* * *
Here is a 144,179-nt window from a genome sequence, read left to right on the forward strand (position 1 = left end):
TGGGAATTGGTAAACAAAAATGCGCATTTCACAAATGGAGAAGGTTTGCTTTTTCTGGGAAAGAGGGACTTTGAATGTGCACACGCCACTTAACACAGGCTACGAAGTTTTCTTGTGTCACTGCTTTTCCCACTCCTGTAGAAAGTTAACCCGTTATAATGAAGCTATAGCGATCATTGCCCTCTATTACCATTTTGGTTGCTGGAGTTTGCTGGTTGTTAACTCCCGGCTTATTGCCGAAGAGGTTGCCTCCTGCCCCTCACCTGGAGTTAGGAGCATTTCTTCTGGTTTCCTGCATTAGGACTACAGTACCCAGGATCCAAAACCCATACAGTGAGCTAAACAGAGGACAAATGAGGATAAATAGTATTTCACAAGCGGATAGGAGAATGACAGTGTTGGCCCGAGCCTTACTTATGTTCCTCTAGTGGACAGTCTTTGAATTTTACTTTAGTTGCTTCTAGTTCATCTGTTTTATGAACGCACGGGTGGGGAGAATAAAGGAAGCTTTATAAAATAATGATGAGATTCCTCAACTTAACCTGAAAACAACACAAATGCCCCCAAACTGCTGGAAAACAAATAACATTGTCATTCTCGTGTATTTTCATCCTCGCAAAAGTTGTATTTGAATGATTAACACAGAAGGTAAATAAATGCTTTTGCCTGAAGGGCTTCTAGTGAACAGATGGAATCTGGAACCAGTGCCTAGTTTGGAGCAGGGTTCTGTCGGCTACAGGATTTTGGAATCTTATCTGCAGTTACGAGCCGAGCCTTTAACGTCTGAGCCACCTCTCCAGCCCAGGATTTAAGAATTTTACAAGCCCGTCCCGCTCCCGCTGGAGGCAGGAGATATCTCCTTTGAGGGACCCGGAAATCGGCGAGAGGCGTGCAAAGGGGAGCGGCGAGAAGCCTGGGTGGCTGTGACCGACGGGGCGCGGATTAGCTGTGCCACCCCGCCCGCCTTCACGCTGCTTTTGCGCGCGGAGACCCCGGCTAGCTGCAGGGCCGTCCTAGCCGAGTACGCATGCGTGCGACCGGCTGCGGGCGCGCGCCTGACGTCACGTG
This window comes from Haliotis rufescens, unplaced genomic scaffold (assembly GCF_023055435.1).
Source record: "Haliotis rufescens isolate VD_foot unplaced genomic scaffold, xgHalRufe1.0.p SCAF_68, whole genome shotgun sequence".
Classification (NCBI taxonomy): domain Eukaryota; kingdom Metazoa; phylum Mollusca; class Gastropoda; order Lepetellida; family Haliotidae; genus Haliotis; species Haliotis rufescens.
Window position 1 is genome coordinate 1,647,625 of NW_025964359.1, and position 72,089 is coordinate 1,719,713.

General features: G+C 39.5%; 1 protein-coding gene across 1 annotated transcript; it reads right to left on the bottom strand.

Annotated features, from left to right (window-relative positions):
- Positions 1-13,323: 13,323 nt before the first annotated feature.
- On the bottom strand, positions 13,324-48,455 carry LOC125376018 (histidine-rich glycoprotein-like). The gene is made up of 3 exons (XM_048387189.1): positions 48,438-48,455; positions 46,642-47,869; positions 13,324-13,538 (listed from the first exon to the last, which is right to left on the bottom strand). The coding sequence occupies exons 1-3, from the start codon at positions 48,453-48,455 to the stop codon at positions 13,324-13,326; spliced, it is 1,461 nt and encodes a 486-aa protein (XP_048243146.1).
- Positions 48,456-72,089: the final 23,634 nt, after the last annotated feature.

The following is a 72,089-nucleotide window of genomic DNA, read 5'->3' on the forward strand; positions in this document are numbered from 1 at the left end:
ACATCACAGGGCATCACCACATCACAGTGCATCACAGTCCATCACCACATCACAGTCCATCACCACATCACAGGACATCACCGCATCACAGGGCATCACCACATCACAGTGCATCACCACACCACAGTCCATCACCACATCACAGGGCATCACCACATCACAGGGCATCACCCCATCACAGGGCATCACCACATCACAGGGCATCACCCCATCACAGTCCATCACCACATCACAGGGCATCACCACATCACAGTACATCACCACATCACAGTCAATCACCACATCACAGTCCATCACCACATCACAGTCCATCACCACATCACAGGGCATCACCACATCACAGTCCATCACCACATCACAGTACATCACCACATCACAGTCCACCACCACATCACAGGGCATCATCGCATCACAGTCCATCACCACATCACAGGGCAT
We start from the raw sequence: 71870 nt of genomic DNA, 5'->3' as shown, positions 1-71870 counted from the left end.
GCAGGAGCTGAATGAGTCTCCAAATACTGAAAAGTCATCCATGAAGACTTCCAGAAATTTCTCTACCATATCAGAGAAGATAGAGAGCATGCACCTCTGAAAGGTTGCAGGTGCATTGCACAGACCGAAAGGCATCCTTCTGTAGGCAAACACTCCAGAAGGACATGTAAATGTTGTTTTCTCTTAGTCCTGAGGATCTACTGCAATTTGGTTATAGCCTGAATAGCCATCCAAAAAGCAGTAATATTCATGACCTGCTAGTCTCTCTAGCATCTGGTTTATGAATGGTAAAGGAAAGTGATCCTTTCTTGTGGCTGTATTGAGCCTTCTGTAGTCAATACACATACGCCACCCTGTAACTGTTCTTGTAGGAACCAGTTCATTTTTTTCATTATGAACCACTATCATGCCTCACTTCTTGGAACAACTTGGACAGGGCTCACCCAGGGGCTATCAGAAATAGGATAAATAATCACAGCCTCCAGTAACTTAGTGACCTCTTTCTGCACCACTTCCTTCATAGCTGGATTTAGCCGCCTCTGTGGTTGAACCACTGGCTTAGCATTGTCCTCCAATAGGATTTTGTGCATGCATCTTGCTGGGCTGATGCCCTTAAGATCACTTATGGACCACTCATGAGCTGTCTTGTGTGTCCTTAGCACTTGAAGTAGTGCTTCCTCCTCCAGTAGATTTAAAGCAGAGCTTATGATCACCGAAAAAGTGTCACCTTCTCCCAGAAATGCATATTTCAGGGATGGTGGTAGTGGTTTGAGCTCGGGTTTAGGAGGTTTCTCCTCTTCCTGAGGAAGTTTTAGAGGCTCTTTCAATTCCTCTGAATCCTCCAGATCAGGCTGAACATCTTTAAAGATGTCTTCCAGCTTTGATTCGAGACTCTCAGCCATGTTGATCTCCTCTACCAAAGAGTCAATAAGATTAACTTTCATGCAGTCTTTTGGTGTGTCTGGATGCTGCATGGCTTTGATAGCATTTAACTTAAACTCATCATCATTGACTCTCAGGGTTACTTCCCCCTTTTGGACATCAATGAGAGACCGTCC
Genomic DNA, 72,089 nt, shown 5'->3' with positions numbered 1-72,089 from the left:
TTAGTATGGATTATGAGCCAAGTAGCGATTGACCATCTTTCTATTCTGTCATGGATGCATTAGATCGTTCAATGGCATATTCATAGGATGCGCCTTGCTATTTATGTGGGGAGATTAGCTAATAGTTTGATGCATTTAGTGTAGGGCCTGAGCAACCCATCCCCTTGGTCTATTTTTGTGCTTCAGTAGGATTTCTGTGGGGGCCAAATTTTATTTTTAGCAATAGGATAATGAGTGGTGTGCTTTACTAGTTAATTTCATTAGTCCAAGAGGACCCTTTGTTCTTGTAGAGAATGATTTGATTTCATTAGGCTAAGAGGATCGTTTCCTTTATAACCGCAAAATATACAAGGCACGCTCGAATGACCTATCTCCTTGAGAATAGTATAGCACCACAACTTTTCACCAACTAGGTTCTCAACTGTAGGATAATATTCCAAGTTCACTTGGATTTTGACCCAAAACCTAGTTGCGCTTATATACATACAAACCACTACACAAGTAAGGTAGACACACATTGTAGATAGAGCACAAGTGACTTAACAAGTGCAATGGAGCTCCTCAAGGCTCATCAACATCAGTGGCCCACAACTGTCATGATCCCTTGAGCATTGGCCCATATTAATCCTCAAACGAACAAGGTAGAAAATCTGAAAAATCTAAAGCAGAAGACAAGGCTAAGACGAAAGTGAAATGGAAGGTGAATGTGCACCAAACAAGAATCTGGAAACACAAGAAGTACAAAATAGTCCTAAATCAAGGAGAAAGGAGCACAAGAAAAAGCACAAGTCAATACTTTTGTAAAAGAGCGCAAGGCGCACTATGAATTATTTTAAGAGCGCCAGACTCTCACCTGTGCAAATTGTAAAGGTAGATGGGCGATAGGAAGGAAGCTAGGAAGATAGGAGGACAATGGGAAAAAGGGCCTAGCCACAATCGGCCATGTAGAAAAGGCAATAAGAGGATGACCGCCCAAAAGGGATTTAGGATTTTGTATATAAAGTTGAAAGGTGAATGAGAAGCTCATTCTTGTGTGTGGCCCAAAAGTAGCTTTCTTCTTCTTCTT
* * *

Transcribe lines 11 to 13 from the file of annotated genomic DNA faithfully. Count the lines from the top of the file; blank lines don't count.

- Positions 48,456-72,089: the final 23,634 nt, after the last annotated feature.

The following is a 72,089-nucleotide window of genomic DNA, read 5'->3' on the forward strand; positions in this document are numbered from 1 at the left end:
ACATCACAGGGCATCACCACATCACAGTGCATCACAGTCCATCACCACATCACAGTCCATCACCACATCACAGGACATCACCGCATCACAGGGCATCACCACATCACAGTGCATCACCACACCACAGTCCATCACCACATCACAGGGCATCACCACATCACAGGGCATCACCCCATCACAGGGCATCACCACATCACAGGGCATCACCCCATCACAGTCCATCACCACATCACAGGGCATCACCACATCACAGTACATCACCACATCACAGTCAATCACCACATCACAGTCCATCACCACATCACAGTCCATCACCACATCACAGGGCATCACCACATCACAGTCCATCACCACATCACAGTACATCACCACATCACAGTCCACCACCACATCACAGGGCATCATCGCATCACAGTCCATCACCACATCACAGGGCAT